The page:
Mardi Gras is often billed as the world's largest free party, and that's the truth. Nary a minute goes by without the sounds of live music filling your ears. One of the highlights for me was the performance of Amanda Shaw at the Zulu festival. Look for some great things in the future from this 15-year-old fiddler, who just signed with Rounder Records. Download some of her songs from iTunes -- she's amazing.

At night, the bars and clubs were in full swing as people flowed in and out with their "go cups." Women were flashing for beads, the Naked Cowboy was strumming his guitar, and the sounds of zydeco and Cajun music filled the air 24 hours a day.

Bourbon Street seemed to be back to "normal." Johnny Gordon was still tickling the ivories at Lafitte's Blacksmith Shoppe, and the karaoke was going strong at the Cats Meow. On Mardi Gras (Tuesday, and a holiday in the region with most stores closed), the French Quarter filled with thousands of people in costumes, including several versions of FEMA "Red Tape." Impromptu parades formed, marched for a few blocks and then dissipated. There were female impersonators, flamboyant headdresses and thousands of smiles and wishes of "Happy Mardi Gras," never more heartfelt.

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Oh, and I forgot, the highlight of my trip: an encounter with Paris Hilton! Well, OK, so it was just a cardboard effigy, but hey, it worked for me!

The food
I learned something new in New Orleans this time, thanks to a Mardi Gras partner in crime, Brittanie: The French Market Restaurant and Bar (1001 Decatur Street) makes absolutely the best Hurricanes in town. Clayton, the chef, serves some fantastic dishes, and Michael, the bartender, is the ultimate mixologist. My visit would not be complete without a breakfast at The Coffee Pot on St. Peter (next to Preservation Hall) and a reassuring hug from my favorite waitress in town, Wilhelmina. To the dismay of Brittanie, I even made a stop at the Hard Rock Cafe. Hey, they have a decent burger, so cut me a break!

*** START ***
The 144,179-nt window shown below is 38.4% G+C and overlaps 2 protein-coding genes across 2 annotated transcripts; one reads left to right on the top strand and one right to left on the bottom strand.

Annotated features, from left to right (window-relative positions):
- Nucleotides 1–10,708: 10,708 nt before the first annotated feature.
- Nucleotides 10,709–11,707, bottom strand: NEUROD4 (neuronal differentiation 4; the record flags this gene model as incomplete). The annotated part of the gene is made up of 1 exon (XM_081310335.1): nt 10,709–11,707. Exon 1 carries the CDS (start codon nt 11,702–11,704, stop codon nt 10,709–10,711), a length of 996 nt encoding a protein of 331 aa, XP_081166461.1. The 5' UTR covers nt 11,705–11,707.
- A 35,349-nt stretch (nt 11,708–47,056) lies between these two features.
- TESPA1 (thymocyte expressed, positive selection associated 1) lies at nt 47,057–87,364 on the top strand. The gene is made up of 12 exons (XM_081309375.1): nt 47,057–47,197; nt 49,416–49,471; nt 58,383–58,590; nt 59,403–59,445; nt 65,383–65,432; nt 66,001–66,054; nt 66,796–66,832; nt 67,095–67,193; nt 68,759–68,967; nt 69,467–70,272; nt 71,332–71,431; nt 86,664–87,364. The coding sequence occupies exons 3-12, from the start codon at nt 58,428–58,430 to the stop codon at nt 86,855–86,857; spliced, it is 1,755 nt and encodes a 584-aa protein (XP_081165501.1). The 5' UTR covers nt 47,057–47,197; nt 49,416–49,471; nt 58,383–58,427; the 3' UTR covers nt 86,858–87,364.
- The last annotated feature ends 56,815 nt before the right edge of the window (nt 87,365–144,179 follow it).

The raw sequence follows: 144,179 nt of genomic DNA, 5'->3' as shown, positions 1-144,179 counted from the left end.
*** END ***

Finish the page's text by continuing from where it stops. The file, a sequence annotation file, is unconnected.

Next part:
The crowds
One simple word: fantastic. But controlled. Police were all over, and they were supplemented by 120 state troopers. There were cops on foot, on horses, on motorcycles, on bikes, in cars, in trucks, on scooters, in helicopters and atop portable watchtowers on the street. I even saw an unmarked police car that was a brand-new convertible BMW. Even when you did not see them, the police were there, and they were very effective at crowd control. I saw only one fight, and a quick slap of a baton took care of it.On another occasion, a kid decided an alleyway was a better place to pee than the portable toilet; he soon discovered that the facilities in the city jail are even worse. Note to revelers: Public urination is a huge no-no in New Orleans. Flash, puke, stumble, get drunk -- just don't pee in public!

The sanitation crews were great, too. Between parades, they cleaned the streets of beads and trinkets, and every morning they had the city ready for the next round of revelry. When the party finally ended, and it did when midnight ushered in Ash Wednesday, a final parade of police and sanitation workers closed down Bourbon Street. They were greeted with 16 blocks of rousing applause from thousands of the soon-to-be-hung-over. I can't say enough about the police and the sanitation crews. They made everyone feel safe and clean in a city where nearly a million people came to party.

Mardi Gras is an experience. It is refreshing to escape the realities of the world and to see nearly a million people with smiles on their faces -- and not a grump in the bunch. It's an experience that should not be missed.

And my personal message to New Orleans: Welcome back!

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John Frenaye is the president of JVE Group, Inc., a diversified company based in Annapolis, Md. With nearly ten years as a senior executive in the retail travel industry and a background in business management, he writes about the travel industry as an insider with an outsider's perspective. E-mail him or visit his Web site . Want to sound off about one of his columns? Try visiting Frenaye's forum.